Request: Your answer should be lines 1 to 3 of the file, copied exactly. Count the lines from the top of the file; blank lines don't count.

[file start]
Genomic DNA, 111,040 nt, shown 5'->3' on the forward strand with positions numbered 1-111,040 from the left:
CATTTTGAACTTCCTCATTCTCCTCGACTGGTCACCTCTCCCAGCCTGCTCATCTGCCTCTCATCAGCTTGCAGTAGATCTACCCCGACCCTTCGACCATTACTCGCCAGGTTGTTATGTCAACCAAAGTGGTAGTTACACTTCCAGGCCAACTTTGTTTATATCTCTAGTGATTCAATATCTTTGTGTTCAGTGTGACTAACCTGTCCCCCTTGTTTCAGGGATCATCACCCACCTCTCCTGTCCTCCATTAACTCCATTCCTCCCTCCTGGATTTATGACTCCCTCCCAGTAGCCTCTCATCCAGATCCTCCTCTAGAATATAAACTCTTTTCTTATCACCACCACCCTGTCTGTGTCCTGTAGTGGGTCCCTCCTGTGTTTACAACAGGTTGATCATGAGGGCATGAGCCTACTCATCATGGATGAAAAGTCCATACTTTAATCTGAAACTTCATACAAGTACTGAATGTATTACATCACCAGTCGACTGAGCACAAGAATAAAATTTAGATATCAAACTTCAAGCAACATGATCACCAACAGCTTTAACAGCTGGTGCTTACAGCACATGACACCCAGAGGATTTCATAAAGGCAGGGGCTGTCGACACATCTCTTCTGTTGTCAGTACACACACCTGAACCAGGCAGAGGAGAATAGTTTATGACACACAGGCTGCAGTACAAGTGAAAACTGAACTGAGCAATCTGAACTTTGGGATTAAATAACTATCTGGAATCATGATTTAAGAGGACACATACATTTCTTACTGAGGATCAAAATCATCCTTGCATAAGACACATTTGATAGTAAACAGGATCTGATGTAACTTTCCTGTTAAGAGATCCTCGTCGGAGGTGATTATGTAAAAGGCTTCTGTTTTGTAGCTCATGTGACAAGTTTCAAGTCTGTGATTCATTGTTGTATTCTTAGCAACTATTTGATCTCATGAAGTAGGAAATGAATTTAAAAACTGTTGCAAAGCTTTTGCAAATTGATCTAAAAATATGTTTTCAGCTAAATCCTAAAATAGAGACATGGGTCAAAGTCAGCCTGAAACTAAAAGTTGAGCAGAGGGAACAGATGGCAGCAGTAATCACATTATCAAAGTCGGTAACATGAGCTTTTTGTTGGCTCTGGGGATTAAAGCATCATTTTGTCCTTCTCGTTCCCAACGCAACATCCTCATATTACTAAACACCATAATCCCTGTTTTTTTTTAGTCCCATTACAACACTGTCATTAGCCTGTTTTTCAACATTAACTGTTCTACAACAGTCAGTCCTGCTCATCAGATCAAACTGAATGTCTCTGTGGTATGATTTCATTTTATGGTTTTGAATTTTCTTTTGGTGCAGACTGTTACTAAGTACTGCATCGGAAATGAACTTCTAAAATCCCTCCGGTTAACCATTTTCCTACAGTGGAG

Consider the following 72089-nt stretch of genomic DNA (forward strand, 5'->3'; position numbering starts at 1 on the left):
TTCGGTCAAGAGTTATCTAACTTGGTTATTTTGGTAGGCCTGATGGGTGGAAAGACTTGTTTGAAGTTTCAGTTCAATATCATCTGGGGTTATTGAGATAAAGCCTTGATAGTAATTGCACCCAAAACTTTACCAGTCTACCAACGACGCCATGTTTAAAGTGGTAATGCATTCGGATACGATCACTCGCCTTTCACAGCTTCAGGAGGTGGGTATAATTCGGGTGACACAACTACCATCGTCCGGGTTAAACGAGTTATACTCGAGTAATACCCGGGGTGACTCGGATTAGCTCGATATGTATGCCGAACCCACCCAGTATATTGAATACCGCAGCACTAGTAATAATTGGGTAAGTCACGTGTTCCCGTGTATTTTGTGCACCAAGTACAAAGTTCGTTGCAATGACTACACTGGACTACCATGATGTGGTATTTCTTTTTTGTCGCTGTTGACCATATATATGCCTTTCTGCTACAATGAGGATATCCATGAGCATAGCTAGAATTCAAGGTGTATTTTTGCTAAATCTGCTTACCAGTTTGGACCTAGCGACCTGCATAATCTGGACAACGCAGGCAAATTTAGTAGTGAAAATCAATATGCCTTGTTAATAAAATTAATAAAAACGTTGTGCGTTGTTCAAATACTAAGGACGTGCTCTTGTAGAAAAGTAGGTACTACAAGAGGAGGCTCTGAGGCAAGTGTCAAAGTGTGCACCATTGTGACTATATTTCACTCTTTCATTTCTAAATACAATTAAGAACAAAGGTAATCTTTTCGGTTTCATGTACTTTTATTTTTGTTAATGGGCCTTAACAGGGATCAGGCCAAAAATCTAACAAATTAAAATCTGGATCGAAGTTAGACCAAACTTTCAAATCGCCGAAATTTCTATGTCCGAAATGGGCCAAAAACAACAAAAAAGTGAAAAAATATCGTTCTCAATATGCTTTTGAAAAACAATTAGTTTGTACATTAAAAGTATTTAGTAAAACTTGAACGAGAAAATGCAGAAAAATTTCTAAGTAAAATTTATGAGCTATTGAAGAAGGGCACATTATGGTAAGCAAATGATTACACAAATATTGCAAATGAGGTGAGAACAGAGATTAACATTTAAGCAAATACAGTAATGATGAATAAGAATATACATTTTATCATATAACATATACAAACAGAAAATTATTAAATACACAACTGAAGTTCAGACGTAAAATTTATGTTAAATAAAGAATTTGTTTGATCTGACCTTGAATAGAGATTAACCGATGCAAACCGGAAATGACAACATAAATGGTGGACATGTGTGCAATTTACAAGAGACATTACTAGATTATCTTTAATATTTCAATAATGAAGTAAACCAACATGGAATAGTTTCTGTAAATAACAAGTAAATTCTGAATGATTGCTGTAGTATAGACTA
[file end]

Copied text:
Genomic DNA, 111,040 nt, shown 5'->3' on the forward strand with positions numbered 1-111,040 from the left:
CATTTTGAACTTCCTCATTCTCCTCGACTGGTCACCTCTCCCAGCCTGCTCATCTGCCTCTCATCAGCTTGCAGTAGATCTACCCCGACCCTTCGACCATTACTCGCCAGGTTGTTATGTCAACCAAAGTGGTAGTTACACTTCCAGGCCAACTTTGTTTATATCTCTAGTGATTCAATATCTTTGTGTTCAGTGTGACTAACCTGTCCCCCTTGTTTCAGGGATCATCACCCACCTCTCCTGTCCTCCATTAACTCCATTCCTCCCTCCTGGATTTATGACTCCCTCCCAGTAGCCTCTCATCCAGATCCTCCTCTAGAATATAAACTCTTTTCTTATCACCACCACCCTGTCTGTGTCCTGTAGTGGGTCCCTCCTGTGTTTACAACAGGTTGATCATGAGGGCATGAGCCTACTCATCATGGATGAAAAGTCCATACTTTAATCTGAAACTTCATACAAGTACTGAATGTATTACATCACCAGTCGACTGAGCACAAGAATAAAATTTAGATATCAAACTTCAAGCAACATGATCACCAACAGCTTTAACAGCTGGTGCTTACAGCACATGACACCCAGAGGATTTCATAAAGGCAGGGGCTGTCGACACATCTCTTCTGTTGTCAGTACACACACCTGAACCAGGCAGAGGAGAATAGTTTATGACACACAGGCTGCAGTACAAGTGAAAACTGAACTGAGCAATCTGAACTTTGGGATTAAATAACTATCTGGAATCATGATTTAAGAGGACACATACATTTCTTACTGAGGATCAAAATCATCCTTGCATAAGACACATTTGATAGTAAACAGGATCTGATGTAACTTTCCTGTTAAGAGATCCTCGTCGGAGGTGATTATGTAAAAGGCTTCTGTTTTGTAGCTCATGTGACAAGTTTCAAGTCTGTGATTCATTGTTGTATTCTTAGCAACTATTTGATCTCATGAAGTAGGAAATGAATTTAAAAACTGTTGCAAAGCTTTTGCAAATTGATCTAAAAATATGTTTTCAGCTAAATCCTAAAATAGAGACATGGGTCAAAGTCAGCCTGAAACTAAAAGTTGAGCAGAGGGAACAGATGGCAGCAGTAATCACATTATCAAAGTCGGTAACATGAGCTTTTTGTTGGCTCTGGGGATTAAAGCATCATTTTGTCCTTCTCGTTCCCAACGCAACATCCTCATATTACTAAACACCATAATCCCTGTTTTTTTTTAGTCCCATTACAACACTGTCATTAGCCTGTTTTTCAACATTAACTGTTCTACAACAGTCAGTCCTGCTCATCAGATCAAACTGAATGTCTCTGTGGTATGATTTCATTTTATGGTTTTGAATTTTCTTTTGGTGCAGACTGTTACTAAGTACTGCATCGGAAATGAACTTCTAAAATCCCTCCGGTTAACCATTTTCCTACAGTGGAG

Consider the following 72089-nt stretch of genomic DNA (forward strand, 5'->3'; position numbering starts at 1 on the left):